Thousands join anti-austerity march in Britain
Thousands of demonstrators staged an anti-austerity march in London on Saturday, in the first major public protest since Conservative Prime Minister David Cameron won a general election.
Opposition politicians, trade union bosses and celebrities, including singer Charlotte Church and comedian Russell Brand, were among the crowds marching through the capital's financial district.
The "End Austerity Now" demonstration -- billed by organisers as the biggest in years -- will finish outside parliament, while a similar march will take place in Glasgow.
There were several thousand marchers taking part in London, according to an AFP reporter at the scene.
Protesters called for the halting and reversal of spending cuts imposed by the previous coalition government and further measures proposed by finance minister George Osborne.
"We have seen a huge impact on our work at primary school," said Sian Bloor, 45, a teacher from Trafford near Manchester.
"I regularly bring clothes and shoes for children and biscuits for their breakfast, just so they get something to eat.
"You can see how children are being affected by the cuts."
Placard-waving protesters marched from the Bank of England and filed past the nearby Royal Exchange, as the sound of drummers filled the air, creating a festival atmosphere.
Some of the placards read: "Austerity Doesn't Work", "No to Cuts", "Get the Tories Out" and "Austerity is Class War".
A wide variety of campaigners were at the rally, including those opposed to Trident, hunting, tuition fees, fracking, along with various trade unions.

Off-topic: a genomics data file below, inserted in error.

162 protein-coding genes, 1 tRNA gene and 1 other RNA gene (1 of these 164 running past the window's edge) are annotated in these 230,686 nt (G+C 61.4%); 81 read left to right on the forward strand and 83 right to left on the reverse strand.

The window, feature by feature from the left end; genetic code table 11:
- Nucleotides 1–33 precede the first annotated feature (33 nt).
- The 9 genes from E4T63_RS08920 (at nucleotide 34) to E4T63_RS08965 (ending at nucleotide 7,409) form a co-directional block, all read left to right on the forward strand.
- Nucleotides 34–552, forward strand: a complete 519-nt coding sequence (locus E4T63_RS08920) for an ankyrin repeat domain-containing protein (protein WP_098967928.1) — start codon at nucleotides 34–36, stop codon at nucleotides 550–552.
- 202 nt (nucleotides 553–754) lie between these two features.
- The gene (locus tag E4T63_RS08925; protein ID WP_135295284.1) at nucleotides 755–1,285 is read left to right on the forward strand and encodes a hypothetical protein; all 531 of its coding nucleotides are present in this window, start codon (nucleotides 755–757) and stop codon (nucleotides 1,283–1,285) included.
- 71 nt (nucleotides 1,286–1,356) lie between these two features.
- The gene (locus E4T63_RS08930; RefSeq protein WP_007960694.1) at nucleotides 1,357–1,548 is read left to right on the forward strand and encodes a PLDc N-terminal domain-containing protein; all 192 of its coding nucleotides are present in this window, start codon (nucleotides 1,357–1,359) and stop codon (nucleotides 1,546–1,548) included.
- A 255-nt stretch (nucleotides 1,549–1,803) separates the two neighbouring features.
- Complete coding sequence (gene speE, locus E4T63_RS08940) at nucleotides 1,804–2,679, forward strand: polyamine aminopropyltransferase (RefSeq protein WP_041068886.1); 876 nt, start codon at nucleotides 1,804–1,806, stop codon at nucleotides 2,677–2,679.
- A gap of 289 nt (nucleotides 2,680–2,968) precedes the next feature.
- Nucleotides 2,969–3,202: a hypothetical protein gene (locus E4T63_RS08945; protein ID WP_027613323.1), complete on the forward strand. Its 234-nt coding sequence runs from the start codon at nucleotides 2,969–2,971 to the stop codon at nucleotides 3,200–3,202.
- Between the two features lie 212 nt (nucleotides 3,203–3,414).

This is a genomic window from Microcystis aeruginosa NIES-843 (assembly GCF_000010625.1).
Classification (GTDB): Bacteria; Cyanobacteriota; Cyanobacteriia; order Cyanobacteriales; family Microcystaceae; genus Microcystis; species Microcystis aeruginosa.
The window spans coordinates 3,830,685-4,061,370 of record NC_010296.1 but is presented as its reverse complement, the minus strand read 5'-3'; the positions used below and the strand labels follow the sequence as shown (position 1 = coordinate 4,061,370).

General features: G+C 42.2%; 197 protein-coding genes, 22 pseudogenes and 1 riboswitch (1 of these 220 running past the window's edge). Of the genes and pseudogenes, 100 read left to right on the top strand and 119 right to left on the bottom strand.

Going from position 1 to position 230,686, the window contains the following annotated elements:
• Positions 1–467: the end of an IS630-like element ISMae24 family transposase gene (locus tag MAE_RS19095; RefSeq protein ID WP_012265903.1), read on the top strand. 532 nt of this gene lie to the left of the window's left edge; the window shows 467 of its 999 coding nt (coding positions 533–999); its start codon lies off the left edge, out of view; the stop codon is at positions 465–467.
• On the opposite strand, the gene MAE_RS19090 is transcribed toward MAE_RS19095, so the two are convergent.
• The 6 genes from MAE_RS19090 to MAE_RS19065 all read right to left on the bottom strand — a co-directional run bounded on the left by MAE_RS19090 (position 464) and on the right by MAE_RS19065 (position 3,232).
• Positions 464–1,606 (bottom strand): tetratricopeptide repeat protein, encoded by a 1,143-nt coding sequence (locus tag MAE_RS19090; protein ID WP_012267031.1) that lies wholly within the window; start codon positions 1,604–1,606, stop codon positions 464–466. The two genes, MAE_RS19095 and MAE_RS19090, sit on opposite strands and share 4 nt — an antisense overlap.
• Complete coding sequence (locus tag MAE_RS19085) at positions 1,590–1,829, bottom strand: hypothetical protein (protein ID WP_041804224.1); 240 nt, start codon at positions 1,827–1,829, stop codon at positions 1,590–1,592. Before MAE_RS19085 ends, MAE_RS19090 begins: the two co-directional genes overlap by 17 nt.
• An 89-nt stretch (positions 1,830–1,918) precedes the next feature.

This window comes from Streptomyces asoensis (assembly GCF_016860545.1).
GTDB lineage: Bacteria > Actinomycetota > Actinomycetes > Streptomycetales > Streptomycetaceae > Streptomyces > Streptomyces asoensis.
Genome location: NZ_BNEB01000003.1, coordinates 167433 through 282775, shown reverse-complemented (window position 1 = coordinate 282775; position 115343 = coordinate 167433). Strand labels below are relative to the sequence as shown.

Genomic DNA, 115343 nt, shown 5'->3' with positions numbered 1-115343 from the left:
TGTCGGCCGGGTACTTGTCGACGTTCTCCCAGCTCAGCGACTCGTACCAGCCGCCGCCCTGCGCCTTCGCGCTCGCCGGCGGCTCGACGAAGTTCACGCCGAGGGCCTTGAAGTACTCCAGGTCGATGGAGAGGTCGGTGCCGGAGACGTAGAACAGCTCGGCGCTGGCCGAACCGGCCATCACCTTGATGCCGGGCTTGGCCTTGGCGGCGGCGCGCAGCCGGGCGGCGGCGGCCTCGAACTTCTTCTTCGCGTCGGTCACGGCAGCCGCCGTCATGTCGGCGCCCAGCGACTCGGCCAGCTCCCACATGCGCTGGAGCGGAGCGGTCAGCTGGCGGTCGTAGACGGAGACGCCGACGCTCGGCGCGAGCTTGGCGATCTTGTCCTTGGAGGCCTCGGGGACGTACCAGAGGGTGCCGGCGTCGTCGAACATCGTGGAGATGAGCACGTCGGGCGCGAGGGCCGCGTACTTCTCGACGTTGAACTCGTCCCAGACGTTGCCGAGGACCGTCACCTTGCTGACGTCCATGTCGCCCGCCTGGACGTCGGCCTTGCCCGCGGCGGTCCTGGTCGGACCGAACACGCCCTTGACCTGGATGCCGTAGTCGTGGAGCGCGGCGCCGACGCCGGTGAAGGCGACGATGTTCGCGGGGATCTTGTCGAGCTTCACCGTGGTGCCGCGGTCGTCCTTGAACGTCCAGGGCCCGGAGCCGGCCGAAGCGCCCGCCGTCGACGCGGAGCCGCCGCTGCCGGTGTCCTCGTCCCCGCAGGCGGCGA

"It will be the start of a campaign of protest, strikes, direct action and civil disobedience up and down the country," said Sam Fairbairn of organisers the People's Assembly.
"We will not rest until austerity is history, our services are back in public hands and the needs of the majority are put first."
Cameron clinched an unexpected election victory on May 7 that gave his centre-right Conservative party an outright majority in parliament for the first time in nearly 20 years.
The victory was widely seen as an endorsement of the Conservatives' austerity programme and is likely to see a continuation of cuts to public spending as they seeks to curb a budget deficit of nearly £90 billion (120 billion euros, $140 billion).
The Conservatives had already implemented swinging cutbacks in public services and welfare spending during the previous coalition administration with the centrist Liberal Democrats.
Organisers are seeking on Saturday to highlight the impact of previous cutbacks on public services, the state-run National Health Service (NHS), welfare and education.
They will also warn over the effects of new austerity measures that Osborne is expected to unveil in a new budget on July 8.
The coalition's austerity policies included around £20 billion of cuts to welfare, which will be reduced by another £12 billion over the next five years.
© 2015 AFP